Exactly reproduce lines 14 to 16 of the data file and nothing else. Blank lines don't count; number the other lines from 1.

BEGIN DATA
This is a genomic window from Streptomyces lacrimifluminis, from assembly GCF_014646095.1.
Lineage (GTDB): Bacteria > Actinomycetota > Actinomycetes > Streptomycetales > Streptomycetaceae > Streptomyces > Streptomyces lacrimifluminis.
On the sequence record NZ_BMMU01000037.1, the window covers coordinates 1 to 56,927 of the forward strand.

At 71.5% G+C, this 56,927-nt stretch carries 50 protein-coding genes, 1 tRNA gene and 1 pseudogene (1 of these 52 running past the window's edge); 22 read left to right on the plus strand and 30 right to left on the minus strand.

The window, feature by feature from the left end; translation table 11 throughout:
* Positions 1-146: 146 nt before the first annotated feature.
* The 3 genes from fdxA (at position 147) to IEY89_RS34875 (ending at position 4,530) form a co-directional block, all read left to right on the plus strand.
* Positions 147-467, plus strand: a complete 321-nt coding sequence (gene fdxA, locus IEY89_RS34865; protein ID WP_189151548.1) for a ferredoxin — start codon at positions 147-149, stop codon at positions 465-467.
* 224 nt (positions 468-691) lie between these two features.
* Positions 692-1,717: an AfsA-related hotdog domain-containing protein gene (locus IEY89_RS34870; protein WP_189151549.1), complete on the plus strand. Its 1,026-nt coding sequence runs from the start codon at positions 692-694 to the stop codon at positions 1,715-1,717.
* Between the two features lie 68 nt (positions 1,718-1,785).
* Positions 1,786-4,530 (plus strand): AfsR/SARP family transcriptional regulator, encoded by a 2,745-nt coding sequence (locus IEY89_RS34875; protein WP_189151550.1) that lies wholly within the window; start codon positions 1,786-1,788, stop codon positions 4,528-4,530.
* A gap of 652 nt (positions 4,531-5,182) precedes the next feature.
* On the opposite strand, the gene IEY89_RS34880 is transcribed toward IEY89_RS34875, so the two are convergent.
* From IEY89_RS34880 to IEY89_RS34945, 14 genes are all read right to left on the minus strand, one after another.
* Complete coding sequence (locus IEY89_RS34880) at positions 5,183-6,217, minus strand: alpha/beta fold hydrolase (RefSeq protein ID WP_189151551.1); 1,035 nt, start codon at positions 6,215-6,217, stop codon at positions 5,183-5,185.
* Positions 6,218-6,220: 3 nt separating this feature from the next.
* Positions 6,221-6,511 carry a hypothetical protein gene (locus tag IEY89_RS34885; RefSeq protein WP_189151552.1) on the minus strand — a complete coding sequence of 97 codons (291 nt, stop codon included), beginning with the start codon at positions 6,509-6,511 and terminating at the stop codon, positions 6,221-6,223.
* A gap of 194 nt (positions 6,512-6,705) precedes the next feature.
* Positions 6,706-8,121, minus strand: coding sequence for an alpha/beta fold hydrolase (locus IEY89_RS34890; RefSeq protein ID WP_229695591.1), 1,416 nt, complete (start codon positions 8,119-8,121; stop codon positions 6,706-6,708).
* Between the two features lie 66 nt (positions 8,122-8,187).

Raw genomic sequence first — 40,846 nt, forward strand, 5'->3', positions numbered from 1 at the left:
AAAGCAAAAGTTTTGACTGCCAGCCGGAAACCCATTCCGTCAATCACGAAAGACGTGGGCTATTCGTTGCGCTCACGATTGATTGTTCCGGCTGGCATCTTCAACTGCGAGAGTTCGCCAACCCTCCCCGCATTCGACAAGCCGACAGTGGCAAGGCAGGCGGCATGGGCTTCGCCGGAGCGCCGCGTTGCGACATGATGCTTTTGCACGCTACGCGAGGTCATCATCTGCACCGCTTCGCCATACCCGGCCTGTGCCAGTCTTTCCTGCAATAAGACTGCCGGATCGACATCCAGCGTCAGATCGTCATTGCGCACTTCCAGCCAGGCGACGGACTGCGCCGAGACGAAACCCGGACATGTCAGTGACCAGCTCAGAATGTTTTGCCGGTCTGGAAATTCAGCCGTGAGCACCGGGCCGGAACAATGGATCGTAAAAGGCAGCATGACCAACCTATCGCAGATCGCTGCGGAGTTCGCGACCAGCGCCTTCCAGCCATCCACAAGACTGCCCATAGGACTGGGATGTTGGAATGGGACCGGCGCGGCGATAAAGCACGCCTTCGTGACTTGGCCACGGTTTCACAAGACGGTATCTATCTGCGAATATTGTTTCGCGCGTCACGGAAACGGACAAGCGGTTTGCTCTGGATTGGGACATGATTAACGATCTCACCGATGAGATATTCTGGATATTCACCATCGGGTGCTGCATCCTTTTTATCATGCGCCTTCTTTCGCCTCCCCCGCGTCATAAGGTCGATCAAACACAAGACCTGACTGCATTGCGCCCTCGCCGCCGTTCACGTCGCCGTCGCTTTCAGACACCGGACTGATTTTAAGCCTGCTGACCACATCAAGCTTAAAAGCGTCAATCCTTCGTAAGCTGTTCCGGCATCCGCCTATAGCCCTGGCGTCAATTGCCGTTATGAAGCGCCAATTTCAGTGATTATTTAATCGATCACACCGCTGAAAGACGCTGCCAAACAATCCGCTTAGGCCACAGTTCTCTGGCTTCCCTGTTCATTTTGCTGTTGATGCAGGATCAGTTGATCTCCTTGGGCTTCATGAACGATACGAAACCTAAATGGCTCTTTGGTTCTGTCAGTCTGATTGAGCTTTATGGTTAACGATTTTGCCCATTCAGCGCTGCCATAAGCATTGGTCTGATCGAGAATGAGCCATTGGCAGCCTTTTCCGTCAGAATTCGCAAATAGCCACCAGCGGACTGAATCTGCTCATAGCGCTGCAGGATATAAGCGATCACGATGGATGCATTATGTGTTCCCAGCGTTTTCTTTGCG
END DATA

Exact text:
* On the opposite strand, the gene IEY89_RS34880 is transcribed toward IEY89_RS34875, so the two are convergent.
* From IEY89_RS34880 to IEY89_RS34945, 14 genes are all read right to left on the minus strand, one after another.
* Complete coding sequence (locus IEY89_RS34880) at positions 5,183-6,217, minus strand: alpha/beta fold hydrolase (RefSeq protein ID WP_189151551.1); 1,035 nt, start codon at positions 6,215-6,217, stop codon at positions 5,183-5,185.